In April, San Francisco Mayor Ed Lee appointed Marc Touitou as CIO. Touitou has more than 30 years of experience in the private sector. The multilingual IT chief was previously the senior vice president and CIO of Netherlands-based semiconductor developer ASML. During his first 30 days as CIO, Touitou created a project management office for IT. Government Technology spoke with Touitou about various technology topics.
Priorities for fiscal 2014, which started July 1, are to complete the email migration and consolidate our data centers so that we can provide business continuity and disaster recovery. Also, free Wi-Fi in San Francisco is not just a myth — we can do that. I think there are ways to accelerate this dramatically, so I’m working on that very aggressively. We already have some opportunities to partner with vendors. My ambition is to have San Francisco in a grid that we are able to offer Wi-Fi to citizens in the next few years.
Of course I do. It might sound extreme when you say it like that, but think about it: If you want to look for a job, you need the Internet. You are at a total competitive disadvantage if you do not have access to the Net. So we should all care about that very much. And it’s not only the connectivity through Wi-Fi. Free Wi-Fi in the parks and the squares, in the bus, in the metro is one thing — but [residents] also should have easier connectivity at home because they can’t have their children go to the park to do their homework. From your childhood to your adulthood, you need the Net. Without it, you’re excluded.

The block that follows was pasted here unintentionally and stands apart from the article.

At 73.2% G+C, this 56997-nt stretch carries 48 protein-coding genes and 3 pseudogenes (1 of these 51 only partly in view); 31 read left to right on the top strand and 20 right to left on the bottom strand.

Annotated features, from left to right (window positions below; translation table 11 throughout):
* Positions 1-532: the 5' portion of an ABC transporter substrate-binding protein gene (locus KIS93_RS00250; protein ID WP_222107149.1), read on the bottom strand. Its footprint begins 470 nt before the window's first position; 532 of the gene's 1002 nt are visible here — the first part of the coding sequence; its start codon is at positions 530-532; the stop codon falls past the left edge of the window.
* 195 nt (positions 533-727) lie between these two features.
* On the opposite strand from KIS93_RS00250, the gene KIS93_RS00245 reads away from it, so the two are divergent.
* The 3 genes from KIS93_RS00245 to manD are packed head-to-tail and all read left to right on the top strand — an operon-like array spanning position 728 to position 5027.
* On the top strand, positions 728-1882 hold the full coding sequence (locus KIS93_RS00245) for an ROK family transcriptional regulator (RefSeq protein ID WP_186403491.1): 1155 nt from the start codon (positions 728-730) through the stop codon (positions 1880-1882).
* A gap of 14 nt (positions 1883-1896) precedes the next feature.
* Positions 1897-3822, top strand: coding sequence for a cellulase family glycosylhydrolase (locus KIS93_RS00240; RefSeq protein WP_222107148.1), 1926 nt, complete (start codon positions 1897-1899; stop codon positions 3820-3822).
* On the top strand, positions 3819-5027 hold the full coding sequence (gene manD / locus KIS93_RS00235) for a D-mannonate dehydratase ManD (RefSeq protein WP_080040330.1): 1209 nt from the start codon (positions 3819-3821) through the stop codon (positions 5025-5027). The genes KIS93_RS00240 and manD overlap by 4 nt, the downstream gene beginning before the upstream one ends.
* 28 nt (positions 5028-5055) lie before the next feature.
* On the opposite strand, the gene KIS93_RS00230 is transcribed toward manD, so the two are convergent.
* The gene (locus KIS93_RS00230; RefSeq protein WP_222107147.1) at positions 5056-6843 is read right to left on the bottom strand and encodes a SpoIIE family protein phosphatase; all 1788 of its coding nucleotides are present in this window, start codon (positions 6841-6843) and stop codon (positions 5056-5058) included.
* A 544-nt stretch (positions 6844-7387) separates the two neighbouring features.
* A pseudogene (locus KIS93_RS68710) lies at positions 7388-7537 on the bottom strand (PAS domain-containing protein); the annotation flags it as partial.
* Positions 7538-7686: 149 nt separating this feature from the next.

Alignment. San Francisco is very decentralized. If you compare San Francisco to Philadelphia, where I spent 10 years of my life, Philadelphia is much less distributed, it’s more centralized. So when the CIO says, “Let’s consolidate our data centers or standardize on this platform,” it just happens … same thing in New York. Here, alignment is an issue, because there’s a tremendous amount of autonomy in the different agencies throughout the city, so it requires much more discussion. You need to visit all the stakeholders and explain why a new direction is more compelling or better.
The announcement on Apple that they’ll be able to lock your phone when it’s lost or stolen. I loved it because before I read that, I was in a meeting with the district attorney and the chief of police and they told me that the No. 1 problem on staff is cellphones, so if we could influence the phone operators to put what you have in Europe, the SIM locks, so that when somebody steals your phone, they can’t use it.
Colin wrote for Government Technology from 2010 through most of 2016.
Karen Stewartson served as the managing editor of Government Technology for many years. She also contributed to Public CIO and Emergency Management magazines.